Step one is to download the absolutely latest Jmol. If you look at the download page, see under Jmol Prerelease Tests for the cutting edge (currently 11.3.54). There's a new version practically every day. The file you want is called something like jmol-11.3.54-binary.zip. Download and unzip the file into something like D:\Tools\Jmol\jmol-11.3.54.
Next, download the protein structure 1hnn from the PDB and save as something like D:\Proteins\1hnn.pdb.
Now we can create the "Hello World" of Jmol applets, which simply loads and displays the protein structure you have just downloaded. Save the following code as something like D:\Applet\HelloWorld.htm. You should change the paths in the following HTML to correspond to the actual paths on your computer:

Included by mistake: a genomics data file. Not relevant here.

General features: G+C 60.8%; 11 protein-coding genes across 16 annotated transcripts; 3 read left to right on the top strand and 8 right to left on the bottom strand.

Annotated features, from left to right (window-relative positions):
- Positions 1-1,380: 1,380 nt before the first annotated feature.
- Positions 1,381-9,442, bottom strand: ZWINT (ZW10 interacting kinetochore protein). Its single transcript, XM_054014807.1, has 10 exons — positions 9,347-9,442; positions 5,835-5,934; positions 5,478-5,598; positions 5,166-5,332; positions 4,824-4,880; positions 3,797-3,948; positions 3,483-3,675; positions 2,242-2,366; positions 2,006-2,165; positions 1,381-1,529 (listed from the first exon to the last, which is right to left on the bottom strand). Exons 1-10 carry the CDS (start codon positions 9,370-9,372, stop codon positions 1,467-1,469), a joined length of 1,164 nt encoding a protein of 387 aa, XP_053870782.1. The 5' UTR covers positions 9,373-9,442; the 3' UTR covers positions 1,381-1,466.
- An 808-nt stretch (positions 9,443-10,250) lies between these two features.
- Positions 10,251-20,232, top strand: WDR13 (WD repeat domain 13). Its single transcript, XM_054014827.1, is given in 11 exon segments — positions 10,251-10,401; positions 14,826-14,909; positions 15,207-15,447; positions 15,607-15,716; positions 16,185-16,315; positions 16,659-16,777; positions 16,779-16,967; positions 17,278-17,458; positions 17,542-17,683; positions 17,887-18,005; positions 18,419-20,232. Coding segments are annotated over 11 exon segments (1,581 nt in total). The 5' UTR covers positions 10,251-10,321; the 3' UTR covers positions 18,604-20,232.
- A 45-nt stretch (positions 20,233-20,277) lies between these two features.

var jmolcmds = [
jmolApplet(700, jmolcmds.join("; "));
Open the HTML file with Firefox. The first time you do this, you will be asked whether you trust Jmol to access your hard drive responsibly. You should say yes to this if you wish to proceed. This warning indicates that you are using the signed applet rather than the unsigned applet. Using the signed applet on a live website will probably discourage users, so is best avoided, but it is very useful when running locally on your machine, as the unsigned applet is restricted to opening files in particular directories.
The next post takes Jmol to the next level, uh, level 2.